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New startups may be bigger losers in net neutrality fight than Netflix

Published Jan 15th, 2014 11:15PM EST
Net Neutrality Ruling Analysis Tech Startups

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We’ve already read today about the big net neutrality ruling’s potential impact on Netflix but it turns out that there might be even bigger losers than well established tech companies. Venture capitalist Fred Wilson has written an imaginary dialog between an entrepreneur and a VC that illustrates just how much power ISPs have gained from this week’s decision to strike down the FCC’s net neutrality rules.

Essentially, Wilson has a hungry young startup founder walk into a VC’s office and pitch him on the idea of a better music streaming service than current offerings. The VC responds that “since Spotify, Beats, and Apple have paid all the telcos so that their services are free on the mobile networks, we are concerned that new music services like yours will have a hard time getting new users to use them because the data plan is so expensive.”

While this is a fictional dialog, it’s also something that’s distinctly within the realm of possibility. AT&T earlier this month announced plans to create a new “sponsored data” program that would let certain companies pay to get their services exempt from AT&T’s monthly data caps. While AT&T is still finalizing details of the program, it could certainly become a major barrier to entry for new competitors since smaller companies might not be able to pay the fees that bigger services such as Netflix and Spotify can afford to get their apps exempt from data caps.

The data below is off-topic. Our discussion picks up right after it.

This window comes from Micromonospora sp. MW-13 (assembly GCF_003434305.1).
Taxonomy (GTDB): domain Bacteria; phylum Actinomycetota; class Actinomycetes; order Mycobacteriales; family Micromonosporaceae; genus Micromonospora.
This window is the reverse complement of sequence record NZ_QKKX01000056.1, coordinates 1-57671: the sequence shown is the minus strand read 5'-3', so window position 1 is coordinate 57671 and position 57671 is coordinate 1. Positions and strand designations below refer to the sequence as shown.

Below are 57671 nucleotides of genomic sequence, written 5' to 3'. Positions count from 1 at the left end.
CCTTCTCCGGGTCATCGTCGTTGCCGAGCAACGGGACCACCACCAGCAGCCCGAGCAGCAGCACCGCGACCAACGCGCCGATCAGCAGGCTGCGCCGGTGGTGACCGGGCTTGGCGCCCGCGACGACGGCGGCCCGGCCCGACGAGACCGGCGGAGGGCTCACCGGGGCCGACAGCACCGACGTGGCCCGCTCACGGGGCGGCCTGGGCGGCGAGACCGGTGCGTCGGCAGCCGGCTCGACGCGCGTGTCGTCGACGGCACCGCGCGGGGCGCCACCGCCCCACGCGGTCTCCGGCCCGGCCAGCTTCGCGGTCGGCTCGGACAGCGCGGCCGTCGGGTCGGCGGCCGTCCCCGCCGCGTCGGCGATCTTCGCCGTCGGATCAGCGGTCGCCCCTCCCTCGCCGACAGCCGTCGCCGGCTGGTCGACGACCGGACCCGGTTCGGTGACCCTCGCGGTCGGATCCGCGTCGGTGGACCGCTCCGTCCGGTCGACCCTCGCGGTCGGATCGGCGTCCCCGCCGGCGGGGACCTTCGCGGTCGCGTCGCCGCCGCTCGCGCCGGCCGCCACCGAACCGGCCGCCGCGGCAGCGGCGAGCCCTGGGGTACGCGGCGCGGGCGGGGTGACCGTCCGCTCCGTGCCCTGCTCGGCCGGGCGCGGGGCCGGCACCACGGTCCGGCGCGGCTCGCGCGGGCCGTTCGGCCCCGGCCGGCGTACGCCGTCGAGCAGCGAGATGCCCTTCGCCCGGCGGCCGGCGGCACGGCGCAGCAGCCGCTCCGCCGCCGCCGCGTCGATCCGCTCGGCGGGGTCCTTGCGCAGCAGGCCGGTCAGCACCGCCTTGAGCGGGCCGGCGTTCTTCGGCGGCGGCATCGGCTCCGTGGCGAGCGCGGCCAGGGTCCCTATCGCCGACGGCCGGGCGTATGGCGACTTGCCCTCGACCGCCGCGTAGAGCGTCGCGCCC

“With yesterday’s court ruling saying that the FCC can not implement the net neutrality rules they adopted a while back, this nightmare is a likely reality,” Wilson writes. “Telcos will pick their preferred partners, subsidize the data costs for those apps, and make it much harder for new entrants to compete with the incumbents.”

Brad Reed
Brad Reed Staff Writer

Brad Reed has written about technology for over eight years at and Network World. Prior to that, he wrote freelance stories for political publications such as AlterNet and the American Prospect. He has a Master's Degree in Business and Economics Journalism from Boston University.